What Causes Commotio Cordis?

Medically Reviewed on 2/13/2023
When treatment is administered promptly, a person's chances of surviving commotio cordis increases to 59 percent.
When treatment is administered promptly, a person’s chances of surviving commotio cordis increase to 59 percent.

In most cases, the cause of commotio cordis is an abnormal heart rhythm and cardiac arrest caused by being hit by an object, such as a baseball, hockey puck, or lacrosse ball, on the left side of the chest. When some object hits the chest, it affects the normal rhythm of the heart.

A direct 90° hit on the left side of the chest over the heart with a baseball or other small, hard sports objects coming straight at 40 or 50 mph results in commotio cordis. Moreover, a punch to the chest, coming at 40 mph or faster, can cause commotio cordis.

  • Commotio cordis occurs rarely; only 30 or fewer cases are reported each year.
  • Commotio cordis may be the leading cause of death in young athletes. Children, especially boys aged 15 years, are at a high risk of commotio cordis.

Immediate CPR may help survive commotio cordis. The odds of survival have improved over the years as people are aware of the symptoms and the availability of external defibrillators has increased.

What are the symptoms of commotio cordis?

Symptoms of commotio cordis include the following:

  • Ventricular fibrillation
  • Unconsciousness
  • Collapse, immediately after getting hit
  • Cardiac arrest

What happens during commotio cordis?

A sudden unexpected hit on the chest can cause ventricular fibrillation and then result in cardiac arrest. This occurs when the ventricles (lower chambers of the heart) relax after a heartbeat. The force caused by a hit can make the ventricles contract when they are resting and result in an abnormal heart rhythm.

What are the risk factors for commotio cordis?

The following are the risk factors for commotio cordis:

  • Any blunt injury to the chest caused by any sport
  • Children younger than 20 years
  • Male sex (Boys are at a higher risk than girls.)

What are the complications of commotio cordis?

Complications of commotio cordis include the following:

  • Commotio cordis can cause arrhythmia (abnormal heart rhythms). People who continue to have arrhythmias are advised against sports or activities that have a high risk of causing chest injuries.
  • Cardiac arrest caused by commotio cordis can be life-threatening. According to National Commotio Cordis Registry, since 1996, more than 220 sudden deaths have been caused by this condition.


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How is commotio cordis diagnosed?

Commotio cordis is usually diagnosed by symptoms such as a collapse due to a hit on the chest while playing certain sports.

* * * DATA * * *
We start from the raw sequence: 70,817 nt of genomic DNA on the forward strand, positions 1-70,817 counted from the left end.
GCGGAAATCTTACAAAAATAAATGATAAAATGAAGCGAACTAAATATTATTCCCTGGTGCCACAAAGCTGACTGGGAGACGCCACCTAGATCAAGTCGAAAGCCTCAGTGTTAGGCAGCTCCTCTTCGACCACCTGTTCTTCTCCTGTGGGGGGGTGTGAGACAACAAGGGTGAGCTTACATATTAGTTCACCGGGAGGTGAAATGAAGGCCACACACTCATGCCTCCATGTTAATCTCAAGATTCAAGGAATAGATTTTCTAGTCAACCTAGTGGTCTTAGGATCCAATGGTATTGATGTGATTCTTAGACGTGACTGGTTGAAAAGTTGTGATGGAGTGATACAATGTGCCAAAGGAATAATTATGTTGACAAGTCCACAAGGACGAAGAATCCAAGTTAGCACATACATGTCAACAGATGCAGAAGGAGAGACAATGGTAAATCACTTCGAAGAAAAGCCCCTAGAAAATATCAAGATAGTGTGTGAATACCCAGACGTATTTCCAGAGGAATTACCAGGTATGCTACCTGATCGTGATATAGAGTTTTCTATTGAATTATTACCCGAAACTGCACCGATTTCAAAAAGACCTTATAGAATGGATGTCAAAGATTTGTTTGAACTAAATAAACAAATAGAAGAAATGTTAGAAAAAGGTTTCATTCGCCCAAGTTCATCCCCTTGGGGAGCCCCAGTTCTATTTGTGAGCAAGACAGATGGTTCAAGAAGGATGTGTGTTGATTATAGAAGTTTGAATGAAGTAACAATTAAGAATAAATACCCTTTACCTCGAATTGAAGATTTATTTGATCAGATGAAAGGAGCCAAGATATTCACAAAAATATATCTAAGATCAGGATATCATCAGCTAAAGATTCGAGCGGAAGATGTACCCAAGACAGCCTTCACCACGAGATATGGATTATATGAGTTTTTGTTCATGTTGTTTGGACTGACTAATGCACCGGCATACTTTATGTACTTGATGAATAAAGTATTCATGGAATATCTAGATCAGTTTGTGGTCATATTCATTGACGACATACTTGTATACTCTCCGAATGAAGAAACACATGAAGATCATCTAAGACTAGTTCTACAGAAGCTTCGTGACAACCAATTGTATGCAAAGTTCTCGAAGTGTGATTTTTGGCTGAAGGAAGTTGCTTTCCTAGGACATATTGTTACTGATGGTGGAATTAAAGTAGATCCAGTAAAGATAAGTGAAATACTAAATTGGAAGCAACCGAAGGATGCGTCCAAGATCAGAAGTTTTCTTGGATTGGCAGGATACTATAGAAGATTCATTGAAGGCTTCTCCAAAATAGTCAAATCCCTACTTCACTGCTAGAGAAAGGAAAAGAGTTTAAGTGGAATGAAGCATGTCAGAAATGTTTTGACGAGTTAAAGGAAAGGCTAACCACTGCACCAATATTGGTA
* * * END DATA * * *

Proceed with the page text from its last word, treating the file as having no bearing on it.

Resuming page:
After administering CPR and defibrillation, the following tests are performed in the hospital:

How is commotio cordis treated?

A quick medical intervention can save a person’s life. Immediately administer CPR to a person with commotio cordis and provide medical assistance and emergency care.

Once emergency care is provided, assess the person for any other underlying heart issues and monitor them properly for the next 24 to 48 hours.

Special procedures such as therapeutic hypothermia are recommended in adult individuals who cannot follow commands. Therapeutic hypothermia helps the brain use oxygen slowly and prevent swelling in the brain.

What is the first aid for commotio cordis?

Commotio cordis is a medical emergency in which you need to act immediately before reaching medical assistance.

First aid methods that are followed include:

  • CPR: In a person with commotio cordis, immediate CPR and rapid defibrillation increase the chance of survival. The 2010 AHA Guidelines for Cardiopulmonary Resuscitation and Emergency Cardiovascular Care recommends early CPR and emphasizes chest compression immediately after an emergency has been activated, and the guidelines deemphasize the importance of rescue breaths and pulse checks.
  • Electrical defibrillation: Experimental studies on commotio cordis models report that defibrillation within one minute of ventricular fibrillation onset results in 100 percent survival, and defibrillation after two minutes results in 80 percent survival. Every one-minute delay in defibrillation after the first 3 minutes reduces the survival rate by approximately 10 percent. As the medical or paramedical technicians cannot arrive at the spot of emergency in less than five minutes, automated external defibrillators (AEDs) help many people in an emergency and increase their survival rate.
  • Precordial thump: During CPR, the precordial thump is considered controversial. No proven studies report the efficacy of precordial thump in resuscitation. According to AHA Guidelines, if an immediate AED or defibrillator is not available in adults, one precordial thump can be considered first aid. A precordial thump is not at all an option in children.

How to prevent commotio cordis

Commotio cordis can be prevented by taking a few preventive measures, such as:

  • An athletic trainer should be present while playing any sports or activities that can cause chest injuries.
  • The coaches should have knowledge about CPR and the use of external defibrillators.
  • Coaches, trainers, parents, and athletes must be educated about the symptoms of commotio cordis and made aware of how important and quickly CPR should be done.
  • Using pads and protective gear may help from such injuries.
  • Baseball and hockey pucks that are cushioned must be used.

Can you survive commotio cordis?

  • Immediate medical intervention and prompt treatment improve the chances of survival by 59 percent.
  • People who do not receive CPR and have congenital heart defects have fewer chances of surviving.
Medically Reviewed on 2/13/2023